A Republican-controlled committee in the Kansas House of Representatives has removed a provision from legislation that would ban doctors from asking about gun ownership. The provision was taken out of legislation that would exempt all guns made in Kansas that stay in the state from being covered by federal gun laws.
The Kansas House Federal and State Affairs Committee passed the Second Amendment Protection Act Wednesday morning after stripping a provision which would prohibit all doctors, except for psychiatrists, from asking about gun ownership.
Supporters of the provision have said that doctors do not have the right to ask the question. Opponents of the provision, who won out, said that the idea violates the First Amendment rights of doctors and that the question is needed as part of routine safety consultations with parents. The American Academy of Pediatrics advises doctors to ask the question about guns as part of a series of questions on child safety issues. Other questions typically include ones about fencing around pools and staircase gates.
"We felt [the provision] had too many issues with it to continue to the floor," state Rep. J.R. Claeys (R-Salina), a committee member who is co-sponsoring the bill, told The Huffington Post. "We did not want the remainder of the bill imperiled due to these issues."
Claeys said the committee unanimously passed the bill after taking out the doctor provision, a move that had the support of the bill's chief sponsor, state Rep. John Rubin (R-Shawnee). Three Republican committee members -- Travis Couture-Lovelady of Palco, Brett Hildabrand of Shawnee and Reid Petty of Liberal -- voted against taking out the provision but for the bill. Claeys said that while it is possible that a separate bill on the doctor issue could be filed, it would likely not come until 2014 because it is already late in the annual legislative session.
Oklahoma lawmakers are currently considering separate bills regarding federal gun laws for weapons made in the state and doctors asking about gun ownership. Missouri lawmakers are also considering a bill that would end federal regulation of guns made in that state.
Florida lawmakers passed a similar ban in 2011 on doctors asking about gun ownership. The ban was deemed unconstitutional by a federal court in 2012 on First Amendment grounds.
Claeys said one concern with doctors' questioning is that medical professionals could keep records of gun ownership and then share that list with the federal government. State Rep. Barbara Bollier (R-Mission Hills), a retired physician opposed to the bill, said earlier this month that the questioning guidelines put forth by the American Academy of Pediatrics help promote safety, and are not a way to find out who owns guns.
"There are people who have those concerns," Claeys said. "After the comments made by the Obama administration, you have to wonder."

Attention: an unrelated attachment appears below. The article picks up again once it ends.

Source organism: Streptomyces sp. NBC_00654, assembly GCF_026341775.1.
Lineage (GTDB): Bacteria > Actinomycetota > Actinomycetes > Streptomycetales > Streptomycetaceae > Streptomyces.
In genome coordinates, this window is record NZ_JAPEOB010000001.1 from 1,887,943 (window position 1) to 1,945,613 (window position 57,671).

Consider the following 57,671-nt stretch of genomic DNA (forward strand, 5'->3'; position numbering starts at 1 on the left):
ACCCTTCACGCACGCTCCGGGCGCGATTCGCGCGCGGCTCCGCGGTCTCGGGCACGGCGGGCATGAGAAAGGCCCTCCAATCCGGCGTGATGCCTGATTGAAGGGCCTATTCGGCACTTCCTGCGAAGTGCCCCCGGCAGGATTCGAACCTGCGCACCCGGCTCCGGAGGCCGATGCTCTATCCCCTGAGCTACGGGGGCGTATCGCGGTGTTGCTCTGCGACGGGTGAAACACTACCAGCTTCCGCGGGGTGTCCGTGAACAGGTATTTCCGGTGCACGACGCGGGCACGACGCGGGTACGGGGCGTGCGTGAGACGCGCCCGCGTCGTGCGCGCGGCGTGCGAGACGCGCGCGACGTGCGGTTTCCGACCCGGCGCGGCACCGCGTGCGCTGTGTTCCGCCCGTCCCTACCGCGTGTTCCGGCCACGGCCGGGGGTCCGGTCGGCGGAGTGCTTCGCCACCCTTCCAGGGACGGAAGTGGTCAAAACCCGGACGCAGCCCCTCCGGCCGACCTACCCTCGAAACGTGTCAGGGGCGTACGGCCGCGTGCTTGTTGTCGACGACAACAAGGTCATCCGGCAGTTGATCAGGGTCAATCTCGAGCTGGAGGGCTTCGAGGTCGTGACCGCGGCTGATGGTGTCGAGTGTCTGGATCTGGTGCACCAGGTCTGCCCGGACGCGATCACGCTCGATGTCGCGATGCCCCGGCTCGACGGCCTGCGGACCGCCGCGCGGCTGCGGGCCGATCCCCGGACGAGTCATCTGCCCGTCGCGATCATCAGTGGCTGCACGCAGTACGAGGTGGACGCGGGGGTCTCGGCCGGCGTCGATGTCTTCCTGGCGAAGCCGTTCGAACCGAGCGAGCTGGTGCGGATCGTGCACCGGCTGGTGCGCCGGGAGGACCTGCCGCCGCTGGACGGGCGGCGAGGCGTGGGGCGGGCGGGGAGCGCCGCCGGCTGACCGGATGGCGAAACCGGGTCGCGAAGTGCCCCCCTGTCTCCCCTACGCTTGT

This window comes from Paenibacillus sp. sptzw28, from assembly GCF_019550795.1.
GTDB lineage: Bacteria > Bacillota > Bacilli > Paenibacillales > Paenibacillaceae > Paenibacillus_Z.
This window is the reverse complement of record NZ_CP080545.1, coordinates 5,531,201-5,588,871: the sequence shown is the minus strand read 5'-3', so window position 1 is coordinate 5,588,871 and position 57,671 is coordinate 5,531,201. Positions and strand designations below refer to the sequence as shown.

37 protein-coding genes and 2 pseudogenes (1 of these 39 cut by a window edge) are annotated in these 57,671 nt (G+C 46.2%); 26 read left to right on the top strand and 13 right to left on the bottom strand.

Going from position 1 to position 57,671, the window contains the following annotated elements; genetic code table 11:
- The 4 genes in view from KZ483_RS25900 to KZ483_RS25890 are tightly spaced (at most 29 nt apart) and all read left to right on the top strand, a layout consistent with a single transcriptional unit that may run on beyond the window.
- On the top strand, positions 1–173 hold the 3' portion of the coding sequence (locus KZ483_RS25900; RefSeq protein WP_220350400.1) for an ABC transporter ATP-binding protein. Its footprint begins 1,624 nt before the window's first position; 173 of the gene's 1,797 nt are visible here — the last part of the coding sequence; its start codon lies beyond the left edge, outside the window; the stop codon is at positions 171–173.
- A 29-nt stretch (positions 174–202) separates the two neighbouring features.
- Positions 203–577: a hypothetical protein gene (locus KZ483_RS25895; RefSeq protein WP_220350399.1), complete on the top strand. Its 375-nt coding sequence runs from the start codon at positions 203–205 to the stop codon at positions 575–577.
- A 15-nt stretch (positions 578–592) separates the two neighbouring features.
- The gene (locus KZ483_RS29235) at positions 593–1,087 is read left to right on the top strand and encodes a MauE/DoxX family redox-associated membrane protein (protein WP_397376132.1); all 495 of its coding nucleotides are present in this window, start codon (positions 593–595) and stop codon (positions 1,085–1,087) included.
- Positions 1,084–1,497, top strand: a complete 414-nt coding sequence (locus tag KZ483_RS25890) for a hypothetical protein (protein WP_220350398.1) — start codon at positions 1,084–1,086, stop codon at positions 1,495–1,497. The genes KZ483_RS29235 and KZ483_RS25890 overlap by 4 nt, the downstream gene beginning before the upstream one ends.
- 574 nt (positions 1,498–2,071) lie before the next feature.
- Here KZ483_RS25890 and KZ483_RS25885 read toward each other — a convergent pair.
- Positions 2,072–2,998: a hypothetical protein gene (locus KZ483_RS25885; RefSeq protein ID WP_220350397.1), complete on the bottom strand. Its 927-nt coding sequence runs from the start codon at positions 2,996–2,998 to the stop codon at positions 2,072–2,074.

While the Kansas bill has attracted bipartisan support, with four Democrats among the over 50 co-sponsors, Democrats also helped take the doctor provision out of the potential legislation.
State Rep. Emily Perry (D-Mission), a committee member, told HuffPost that she is "very pleased" that the language was removed. Perry, a Second Amendment supporter, did note that she has "concerns with potential conflicts with the Supremacy Clause" for the remaining part of the bill.
Claeys said that he plans to support the final bill on the House floor. He stressed that it is a narrow bill and said that he does not think there are issues with constitutionality since the legislation only covers guns made in one state. He noted that the bill could even help the Kansas economy by luring gun manufacturers to the state from states with more restrictive gun laws.
Oklahoma state Rep. John Bennett (R-Sallisaw) has made a similar argument.
Bollier told HuffPost on Wednesday that while she "couldn't be happier' that the doctor provision was removed from the bill, she is concerned that the bill will now have a better shot of passing in the Legislature. The representative expressed concern about Kansas-made guns being easy to obtain when they are not subject to federal regulations.
"My concern is that any terrorist organization would love to have the opportunity to not follow any regulations," she said. "There is no way that you could keep the guns here once you don't follow gun regulations. How would we do that, unless you wall us off and check? We don't have a border."
Claeys said he sees support for guns made in Kansas as a good long-term investment.
"It would be cool to buy a gun saying 'Made in Kansas' as a collectable," he said.
CORRECTION: This article has been corrected to reflect that the bill passed unanimously, and the amendment to remove the provision banning doctors from asking about gun ownership received three dissenting votes.